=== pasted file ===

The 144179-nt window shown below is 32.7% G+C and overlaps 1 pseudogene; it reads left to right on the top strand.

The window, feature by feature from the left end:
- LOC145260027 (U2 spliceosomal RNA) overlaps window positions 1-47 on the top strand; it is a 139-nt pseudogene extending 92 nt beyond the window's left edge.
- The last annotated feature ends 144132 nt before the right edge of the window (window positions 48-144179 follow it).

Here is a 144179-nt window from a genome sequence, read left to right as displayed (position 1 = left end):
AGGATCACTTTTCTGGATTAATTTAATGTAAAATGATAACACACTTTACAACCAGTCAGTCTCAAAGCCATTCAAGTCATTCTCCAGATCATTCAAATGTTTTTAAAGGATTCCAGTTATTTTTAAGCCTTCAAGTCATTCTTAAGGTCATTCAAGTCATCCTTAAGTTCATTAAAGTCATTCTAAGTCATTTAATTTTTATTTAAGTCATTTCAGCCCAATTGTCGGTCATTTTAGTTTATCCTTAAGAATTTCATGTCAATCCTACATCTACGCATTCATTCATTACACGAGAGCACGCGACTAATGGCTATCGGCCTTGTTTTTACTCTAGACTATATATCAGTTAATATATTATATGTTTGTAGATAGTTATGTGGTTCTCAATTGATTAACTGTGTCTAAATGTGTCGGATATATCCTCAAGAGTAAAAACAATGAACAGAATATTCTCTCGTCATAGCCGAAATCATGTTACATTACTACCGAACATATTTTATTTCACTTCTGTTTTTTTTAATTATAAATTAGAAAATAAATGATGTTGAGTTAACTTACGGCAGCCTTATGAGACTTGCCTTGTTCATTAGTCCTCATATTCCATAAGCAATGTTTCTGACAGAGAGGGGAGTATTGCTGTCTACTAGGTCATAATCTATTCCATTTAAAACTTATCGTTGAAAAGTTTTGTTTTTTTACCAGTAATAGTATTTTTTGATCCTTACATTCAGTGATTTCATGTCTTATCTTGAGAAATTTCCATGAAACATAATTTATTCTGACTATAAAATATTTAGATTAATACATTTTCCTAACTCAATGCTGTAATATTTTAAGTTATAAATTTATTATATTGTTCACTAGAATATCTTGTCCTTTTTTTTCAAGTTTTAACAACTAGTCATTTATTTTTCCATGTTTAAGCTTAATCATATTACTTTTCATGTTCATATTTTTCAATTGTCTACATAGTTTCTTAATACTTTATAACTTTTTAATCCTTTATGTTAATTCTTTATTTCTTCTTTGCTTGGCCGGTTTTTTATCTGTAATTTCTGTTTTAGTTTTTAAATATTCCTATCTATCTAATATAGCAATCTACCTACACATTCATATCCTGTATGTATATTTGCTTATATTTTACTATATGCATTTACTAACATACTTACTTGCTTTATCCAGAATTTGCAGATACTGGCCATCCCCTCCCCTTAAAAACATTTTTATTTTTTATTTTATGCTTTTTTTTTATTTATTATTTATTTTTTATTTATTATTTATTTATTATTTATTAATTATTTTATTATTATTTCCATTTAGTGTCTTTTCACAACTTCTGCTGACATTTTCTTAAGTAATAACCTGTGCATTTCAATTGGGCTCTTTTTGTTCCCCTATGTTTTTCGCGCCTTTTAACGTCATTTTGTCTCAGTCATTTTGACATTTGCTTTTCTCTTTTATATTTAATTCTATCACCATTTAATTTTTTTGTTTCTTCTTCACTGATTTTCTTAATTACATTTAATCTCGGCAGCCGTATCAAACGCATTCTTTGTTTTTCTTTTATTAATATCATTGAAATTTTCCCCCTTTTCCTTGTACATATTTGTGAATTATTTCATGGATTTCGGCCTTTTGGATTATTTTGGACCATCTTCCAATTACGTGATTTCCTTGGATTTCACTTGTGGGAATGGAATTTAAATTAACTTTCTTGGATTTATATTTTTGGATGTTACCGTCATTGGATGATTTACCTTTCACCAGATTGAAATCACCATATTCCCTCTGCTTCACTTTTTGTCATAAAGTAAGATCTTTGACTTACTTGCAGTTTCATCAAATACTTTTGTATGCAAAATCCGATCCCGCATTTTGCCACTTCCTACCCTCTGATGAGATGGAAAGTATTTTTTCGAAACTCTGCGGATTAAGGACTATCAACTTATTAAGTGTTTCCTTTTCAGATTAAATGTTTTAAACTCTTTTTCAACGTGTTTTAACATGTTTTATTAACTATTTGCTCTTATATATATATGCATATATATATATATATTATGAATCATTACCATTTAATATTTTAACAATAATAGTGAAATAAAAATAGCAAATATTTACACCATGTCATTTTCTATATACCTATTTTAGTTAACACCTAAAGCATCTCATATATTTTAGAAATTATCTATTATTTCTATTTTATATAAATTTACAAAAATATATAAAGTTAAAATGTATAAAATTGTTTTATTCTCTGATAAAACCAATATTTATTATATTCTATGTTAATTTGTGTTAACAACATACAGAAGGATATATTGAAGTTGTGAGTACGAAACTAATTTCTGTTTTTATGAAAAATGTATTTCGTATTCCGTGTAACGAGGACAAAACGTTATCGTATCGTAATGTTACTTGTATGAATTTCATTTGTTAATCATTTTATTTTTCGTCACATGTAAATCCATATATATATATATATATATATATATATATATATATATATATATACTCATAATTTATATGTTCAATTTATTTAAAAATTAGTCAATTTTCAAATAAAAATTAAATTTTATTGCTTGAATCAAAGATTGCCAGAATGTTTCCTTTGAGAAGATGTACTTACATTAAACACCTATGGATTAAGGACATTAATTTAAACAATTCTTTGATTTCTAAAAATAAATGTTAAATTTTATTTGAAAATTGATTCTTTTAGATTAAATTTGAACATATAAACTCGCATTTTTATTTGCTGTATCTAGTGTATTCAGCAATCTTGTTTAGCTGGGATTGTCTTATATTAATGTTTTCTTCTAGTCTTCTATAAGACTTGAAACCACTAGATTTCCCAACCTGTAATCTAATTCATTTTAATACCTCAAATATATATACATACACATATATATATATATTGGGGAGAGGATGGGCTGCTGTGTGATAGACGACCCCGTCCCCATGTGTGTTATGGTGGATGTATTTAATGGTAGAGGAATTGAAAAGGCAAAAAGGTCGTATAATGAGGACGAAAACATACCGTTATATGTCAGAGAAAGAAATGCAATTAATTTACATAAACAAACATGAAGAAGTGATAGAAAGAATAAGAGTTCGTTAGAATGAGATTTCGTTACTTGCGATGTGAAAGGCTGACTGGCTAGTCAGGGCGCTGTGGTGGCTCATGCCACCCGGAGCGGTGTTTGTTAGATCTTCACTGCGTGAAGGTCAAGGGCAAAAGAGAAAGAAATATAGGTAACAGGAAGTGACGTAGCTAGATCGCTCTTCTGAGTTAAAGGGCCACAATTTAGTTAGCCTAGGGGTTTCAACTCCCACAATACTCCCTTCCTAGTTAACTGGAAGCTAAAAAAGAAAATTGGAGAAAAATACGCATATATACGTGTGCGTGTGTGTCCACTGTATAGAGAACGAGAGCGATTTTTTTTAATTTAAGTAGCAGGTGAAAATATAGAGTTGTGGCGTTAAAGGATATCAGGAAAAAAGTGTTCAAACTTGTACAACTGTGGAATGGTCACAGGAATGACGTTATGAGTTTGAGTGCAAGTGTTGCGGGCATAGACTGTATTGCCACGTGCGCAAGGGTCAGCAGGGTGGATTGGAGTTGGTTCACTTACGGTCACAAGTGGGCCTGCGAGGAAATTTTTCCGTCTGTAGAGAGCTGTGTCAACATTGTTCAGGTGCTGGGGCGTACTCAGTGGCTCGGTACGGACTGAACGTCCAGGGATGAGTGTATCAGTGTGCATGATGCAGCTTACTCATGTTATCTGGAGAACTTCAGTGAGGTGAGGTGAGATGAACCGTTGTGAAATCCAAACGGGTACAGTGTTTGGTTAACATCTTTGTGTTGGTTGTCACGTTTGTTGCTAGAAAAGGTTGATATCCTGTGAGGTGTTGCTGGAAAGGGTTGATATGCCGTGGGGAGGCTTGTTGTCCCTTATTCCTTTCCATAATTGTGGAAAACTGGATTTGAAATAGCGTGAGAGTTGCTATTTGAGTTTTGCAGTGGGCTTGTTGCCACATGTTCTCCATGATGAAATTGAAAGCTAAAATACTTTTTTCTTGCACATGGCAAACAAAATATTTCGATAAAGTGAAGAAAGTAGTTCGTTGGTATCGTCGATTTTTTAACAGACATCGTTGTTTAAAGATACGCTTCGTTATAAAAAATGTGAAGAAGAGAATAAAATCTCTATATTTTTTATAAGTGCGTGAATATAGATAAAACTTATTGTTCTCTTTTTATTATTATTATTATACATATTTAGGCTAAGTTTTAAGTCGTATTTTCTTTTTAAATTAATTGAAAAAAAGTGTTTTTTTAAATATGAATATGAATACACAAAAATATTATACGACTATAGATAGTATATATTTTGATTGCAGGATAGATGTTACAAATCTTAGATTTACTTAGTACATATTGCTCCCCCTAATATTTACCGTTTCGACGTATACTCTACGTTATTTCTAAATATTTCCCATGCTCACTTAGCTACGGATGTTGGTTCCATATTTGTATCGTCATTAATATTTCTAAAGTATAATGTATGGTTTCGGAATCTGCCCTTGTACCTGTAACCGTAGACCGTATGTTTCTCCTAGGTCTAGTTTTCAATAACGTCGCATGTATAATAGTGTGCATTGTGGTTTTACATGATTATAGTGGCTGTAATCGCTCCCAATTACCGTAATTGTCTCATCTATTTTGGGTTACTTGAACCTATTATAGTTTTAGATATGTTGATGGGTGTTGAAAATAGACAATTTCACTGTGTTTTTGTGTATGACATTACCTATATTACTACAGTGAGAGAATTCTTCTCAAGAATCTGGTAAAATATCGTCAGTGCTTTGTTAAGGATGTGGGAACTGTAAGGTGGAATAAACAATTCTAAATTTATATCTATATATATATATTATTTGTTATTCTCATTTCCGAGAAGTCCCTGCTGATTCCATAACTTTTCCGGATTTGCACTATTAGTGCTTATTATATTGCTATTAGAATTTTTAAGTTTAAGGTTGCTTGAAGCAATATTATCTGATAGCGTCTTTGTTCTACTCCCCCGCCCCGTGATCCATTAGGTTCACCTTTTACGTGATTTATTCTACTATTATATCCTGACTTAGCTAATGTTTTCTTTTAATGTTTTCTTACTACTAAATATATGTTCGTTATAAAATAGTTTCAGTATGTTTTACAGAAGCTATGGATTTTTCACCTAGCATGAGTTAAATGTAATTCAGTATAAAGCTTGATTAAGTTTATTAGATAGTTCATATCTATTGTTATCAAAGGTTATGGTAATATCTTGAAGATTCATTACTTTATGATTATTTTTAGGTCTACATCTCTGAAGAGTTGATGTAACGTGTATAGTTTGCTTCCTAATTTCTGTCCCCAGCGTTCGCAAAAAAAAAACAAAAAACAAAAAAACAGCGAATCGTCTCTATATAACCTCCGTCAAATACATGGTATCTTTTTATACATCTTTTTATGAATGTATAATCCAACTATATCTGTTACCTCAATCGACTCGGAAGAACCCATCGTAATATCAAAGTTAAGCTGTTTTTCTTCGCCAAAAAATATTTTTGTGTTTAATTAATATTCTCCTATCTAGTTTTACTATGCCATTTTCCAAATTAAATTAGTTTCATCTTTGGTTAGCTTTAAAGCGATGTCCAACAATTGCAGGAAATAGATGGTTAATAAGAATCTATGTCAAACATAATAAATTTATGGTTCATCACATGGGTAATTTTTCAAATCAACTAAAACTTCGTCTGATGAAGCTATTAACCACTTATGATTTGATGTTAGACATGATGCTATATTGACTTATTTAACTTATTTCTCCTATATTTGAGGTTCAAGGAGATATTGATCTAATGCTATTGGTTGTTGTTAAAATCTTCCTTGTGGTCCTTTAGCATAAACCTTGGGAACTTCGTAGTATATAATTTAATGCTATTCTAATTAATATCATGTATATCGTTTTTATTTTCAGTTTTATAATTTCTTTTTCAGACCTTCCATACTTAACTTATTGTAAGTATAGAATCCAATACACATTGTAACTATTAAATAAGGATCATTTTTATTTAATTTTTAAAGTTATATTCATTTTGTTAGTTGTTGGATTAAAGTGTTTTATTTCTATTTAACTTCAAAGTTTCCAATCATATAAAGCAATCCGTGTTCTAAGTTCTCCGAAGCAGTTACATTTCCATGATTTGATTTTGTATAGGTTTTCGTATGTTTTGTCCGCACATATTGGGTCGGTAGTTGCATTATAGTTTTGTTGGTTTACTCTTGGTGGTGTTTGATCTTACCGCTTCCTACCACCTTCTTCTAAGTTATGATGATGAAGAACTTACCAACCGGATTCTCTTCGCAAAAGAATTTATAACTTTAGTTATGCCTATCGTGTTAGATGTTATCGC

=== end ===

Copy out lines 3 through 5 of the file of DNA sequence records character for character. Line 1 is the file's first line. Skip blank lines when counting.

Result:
- LOC145260027 (U2 spliceosomal RNA) overlaps window positions 1-47 on the top strand; it is a 139-nt pseudogene extending 92 nt beyond the window's left edge.
- The last annotated feature ends 144132 nt before the right edge of the window (window positions 48-144179 follow it).

Here is a 144179-nt window from a genome sequence, read left to right as displayed (position 1 = left end):